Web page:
George Will
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WASHINGTON -- In some recess of David Irving's reptile brain, he knows that his indefensible imprisonment is helping his side. His side consists of all the enemies of open societies.

Irving, born in England in 1938, was a prodigy of perversity, asking for a copy of "Mein Kampf'' as a school prize. He grew up to be a "moderate fascist'' -- his description -- historian who has made a career of arguing, in many books and incessant speeches, that although many Jews died of disease and hardship during the Second World War, nothing like the Holocaust -- 6 million victims of industrialized murder -- occurred.

Holocaust deniers, from crackpots to the president of Iran, argue that the "so-called'' gas chambers were only for showers or fumigation; that Zyklon B gas was too weak to produce mass deaths; that it was too strong to be used -- it would have killed those emptying the chambers; that the crematoria were built after the war by Poles as a macabre tourist attraction, or by Jews to extort compensation; that Germans concocted "evidence'' of "genocide'' to please their conquerors; etc.

Holocaust denial, which is anti-Semitism tarted up with the trappings of historiography, is a crime in Australia, Belgium, Canada, the Czech Republic, France, Germany, Israel, Lithuania, New Zealand, Poland, Romania, Slovakia and Switzerland. And in Austria, which criminalizes speech that "denies, grossly trivializes, approves or seeks to justify'' Nazi atrocities.

In 1989, in two speeches in Austria, Irving said, among much else, that only 74,000 Jews died of natural causes in work camps and millions were spirited to Palestine after the war. An arrest warrant was issued. Last November, Irving was arrested when he came to Austria to address some right-wing students. Last week, while Europe was lecturing Muslims about the virtue of tolerating free expression by Danish cartoonists, Irving was sentenced to three years in prison.

What folly. What dangers do the likes of Irving pose? Holocaust denial is the occupation of cynics and lunatics who are always with us but are no reason for getting governments into the dangerous business of outlawing certain arguments. Laws criminalizing Holocaust denial open a moral pork barrel for politicians: Many groups can be pandered to with speech restrictions. Why not a law regulating speech about slavery? Or Stalin's crimes?

Some defenders of the prosecution of Irving say Europe -- and especially Austria, Hitler's birthplace -- rightly has, from recent history, an acute fear of totalitarians. But that historical memory should cause Europe to recoil from government-enforced orthodoxy about anything.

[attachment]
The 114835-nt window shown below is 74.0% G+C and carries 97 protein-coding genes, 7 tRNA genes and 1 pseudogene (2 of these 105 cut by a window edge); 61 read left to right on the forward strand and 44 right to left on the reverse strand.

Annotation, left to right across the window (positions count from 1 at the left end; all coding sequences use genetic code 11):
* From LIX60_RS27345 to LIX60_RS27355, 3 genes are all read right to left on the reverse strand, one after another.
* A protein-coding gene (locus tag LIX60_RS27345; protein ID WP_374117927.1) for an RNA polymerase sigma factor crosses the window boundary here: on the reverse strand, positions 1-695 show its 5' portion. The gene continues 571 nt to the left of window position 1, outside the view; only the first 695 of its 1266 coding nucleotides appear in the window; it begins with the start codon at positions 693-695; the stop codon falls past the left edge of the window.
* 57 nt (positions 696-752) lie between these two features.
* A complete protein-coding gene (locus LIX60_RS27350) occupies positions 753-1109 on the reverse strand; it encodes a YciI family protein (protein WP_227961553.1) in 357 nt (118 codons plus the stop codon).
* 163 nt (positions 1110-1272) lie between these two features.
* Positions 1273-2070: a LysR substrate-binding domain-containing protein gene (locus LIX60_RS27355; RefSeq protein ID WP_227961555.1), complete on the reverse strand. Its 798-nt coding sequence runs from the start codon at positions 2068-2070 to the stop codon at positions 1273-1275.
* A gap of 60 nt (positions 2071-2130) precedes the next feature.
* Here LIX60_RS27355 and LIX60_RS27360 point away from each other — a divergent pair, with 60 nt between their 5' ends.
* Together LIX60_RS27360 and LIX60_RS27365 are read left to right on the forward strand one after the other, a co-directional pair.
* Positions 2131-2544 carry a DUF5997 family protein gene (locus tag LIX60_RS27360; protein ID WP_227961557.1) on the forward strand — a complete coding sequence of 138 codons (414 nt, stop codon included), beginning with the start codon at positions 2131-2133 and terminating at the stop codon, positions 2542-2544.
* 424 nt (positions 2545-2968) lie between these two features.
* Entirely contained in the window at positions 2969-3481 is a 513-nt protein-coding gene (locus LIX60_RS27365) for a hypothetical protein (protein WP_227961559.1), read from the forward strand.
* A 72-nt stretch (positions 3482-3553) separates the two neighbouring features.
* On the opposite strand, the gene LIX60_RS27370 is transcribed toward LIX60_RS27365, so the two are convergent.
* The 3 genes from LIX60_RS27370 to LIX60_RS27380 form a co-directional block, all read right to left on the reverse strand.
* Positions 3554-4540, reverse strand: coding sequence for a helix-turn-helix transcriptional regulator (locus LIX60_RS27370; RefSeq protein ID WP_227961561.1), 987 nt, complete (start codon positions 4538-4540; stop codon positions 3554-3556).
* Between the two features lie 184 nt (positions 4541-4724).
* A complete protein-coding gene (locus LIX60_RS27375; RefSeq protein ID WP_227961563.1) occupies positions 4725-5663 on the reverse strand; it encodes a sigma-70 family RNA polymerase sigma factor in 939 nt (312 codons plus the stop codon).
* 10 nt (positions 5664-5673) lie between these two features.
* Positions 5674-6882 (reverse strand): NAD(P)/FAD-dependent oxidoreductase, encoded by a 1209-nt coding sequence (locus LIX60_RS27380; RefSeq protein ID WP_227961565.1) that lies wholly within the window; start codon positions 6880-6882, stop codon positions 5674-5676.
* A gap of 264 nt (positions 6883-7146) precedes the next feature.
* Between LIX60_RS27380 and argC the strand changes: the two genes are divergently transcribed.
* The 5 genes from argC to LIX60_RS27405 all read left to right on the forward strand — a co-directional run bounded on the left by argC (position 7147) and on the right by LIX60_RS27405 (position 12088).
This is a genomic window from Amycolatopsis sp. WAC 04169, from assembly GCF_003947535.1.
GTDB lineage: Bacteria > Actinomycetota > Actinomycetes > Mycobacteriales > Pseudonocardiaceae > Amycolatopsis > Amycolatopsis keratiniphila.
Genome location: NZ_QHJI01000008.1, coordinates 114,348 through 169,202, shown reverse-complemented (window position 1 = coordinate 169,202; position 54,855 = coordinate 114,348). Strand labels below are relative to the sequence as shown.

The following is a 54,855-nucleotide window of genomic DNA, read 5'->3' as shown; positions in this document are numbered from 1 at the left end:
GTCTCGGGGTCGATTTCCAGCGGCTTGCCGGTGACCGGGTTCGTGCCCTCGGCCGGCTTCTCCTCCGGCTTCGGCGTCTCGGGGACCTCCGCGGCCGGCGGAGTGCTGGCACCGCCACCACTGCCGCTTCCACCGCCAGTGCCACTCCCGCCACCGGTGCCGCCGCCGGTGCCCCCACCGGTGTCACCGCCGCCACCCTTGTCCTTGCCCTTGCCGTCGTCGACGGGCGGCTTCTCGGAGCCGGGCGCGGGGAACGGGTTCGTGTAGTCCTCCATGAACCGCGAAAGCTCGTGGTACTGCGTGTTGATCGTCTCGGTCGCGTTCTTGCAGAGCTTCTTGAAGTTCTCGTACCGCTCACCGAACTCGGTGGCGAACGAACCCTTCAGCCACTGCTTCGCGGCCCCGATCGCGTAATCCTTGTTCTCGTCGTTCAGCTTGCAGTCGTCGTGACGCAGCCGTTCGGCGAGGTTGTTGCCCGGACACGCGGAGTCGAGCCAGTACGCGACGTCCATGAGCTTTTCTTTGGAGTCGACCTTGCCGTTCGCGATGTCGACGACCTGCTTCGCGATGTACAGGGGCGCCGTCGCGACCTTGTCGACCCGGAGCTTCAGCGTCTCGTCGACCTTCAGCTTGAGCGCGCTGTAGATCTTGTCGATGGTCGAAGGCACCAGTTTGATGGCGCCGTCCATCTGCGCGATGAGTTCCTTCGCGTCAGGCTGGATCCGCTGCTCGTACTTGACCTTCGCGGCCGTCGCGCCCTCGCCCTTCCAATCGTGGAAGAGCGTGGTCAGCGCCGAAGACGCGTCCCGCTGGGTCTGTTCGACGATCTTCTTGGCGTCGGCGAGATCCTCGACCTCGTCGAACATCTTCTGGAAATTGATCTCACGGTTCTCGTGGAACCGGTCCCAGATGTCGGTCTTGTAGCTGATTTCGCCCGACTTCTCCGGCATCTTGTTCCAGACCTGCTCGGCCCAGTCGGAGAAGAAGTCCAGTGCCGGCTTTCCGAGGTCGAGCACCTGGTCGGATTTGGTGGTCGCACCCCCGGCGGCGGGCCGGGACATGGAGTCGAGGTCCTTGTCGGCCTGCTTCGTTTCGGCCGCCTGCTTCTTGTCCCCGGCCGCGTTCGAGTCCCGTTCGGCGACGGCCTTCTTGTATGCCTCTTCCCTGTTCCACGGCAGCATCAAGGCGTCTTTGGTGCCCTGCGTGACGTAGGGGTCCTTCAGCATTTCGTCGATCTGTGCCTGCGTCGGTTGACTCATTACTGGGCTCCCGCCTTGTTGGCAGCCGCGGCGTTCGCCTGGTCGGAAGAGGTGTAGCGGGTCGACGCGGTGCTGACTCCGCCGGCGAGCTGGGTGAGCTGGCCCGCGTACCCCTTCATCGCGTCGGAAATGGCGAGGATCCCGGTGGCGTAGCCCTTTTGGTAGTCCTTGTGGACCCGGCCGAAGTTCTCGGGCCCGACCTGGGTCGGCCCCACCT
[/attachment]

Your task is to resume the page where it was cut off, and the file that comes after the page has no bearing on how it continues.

American legislators, using the criminal law for moral exhibitionism, enact "hate crime'' laws. Hate crimes are, in effect, thought crimes. Hate crime laws mandate enhanced punishments for crimes committed as a result of, or at least when accompanied by, particular states of mind of which the government particularly disapproves. Governments that feel free to stigmatize, indeed criminalize, certain political thoughts and attitudes will move on to regulating what expresses such thoughts and attitudes -- speech.

For several decades in America, the aim of much of the jurisprudential thought about the First Amendment's free speech provision has been to justify contracting its protections. Freedom of speech is increasingly "balanced'' against "competing values.'' As a result, it is whittled down, often by seemingly innocuous increments, to a minor constitutional afterthought.

On campuses, speech codes have abridged the right of free expression in order to protect the right -- for such it has become -- of certain preferred groups to not be offended. The NCAA is truncating the right of some colleges and universities to express their identity using mascots deemed "insensitive'' to the feelings of this or that grievance group. Campaign finance laws ration the amount and control the timing and content of political speech. The right to free political speech is now "balanced'' against society's interest in leveling the political playing field, or elevating the tone of civic discourse, or enabling politicians to spend less time soliciting contributions, or allowing candidates to control the content of their campaigns, or dispelling the "appearance'' of corruption, etc.

To protect the fragile flower of womanhood, a judge has ruled that use of gender-based terms such as "foreman'' or "draftsman'' could create a "hostile environment'' and hence constitute sexual harassment. To improve all of us, people with various agendas are itching to get government to regulate speech of this or that sort.

Even open societies have would-be mullahs. But the more serious threats to freedom are mullahs who control societies: Irving, expecting a suspended sentence, had planned to travel to Tehran to participate in a conference, organized by Iran's government, to promote Holocaust denial.

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George Will

George F. Will is a 1976 Pulitzer Prize winner whose columns are syndicated in more than 400 magazines and newspapers worldwide.
 
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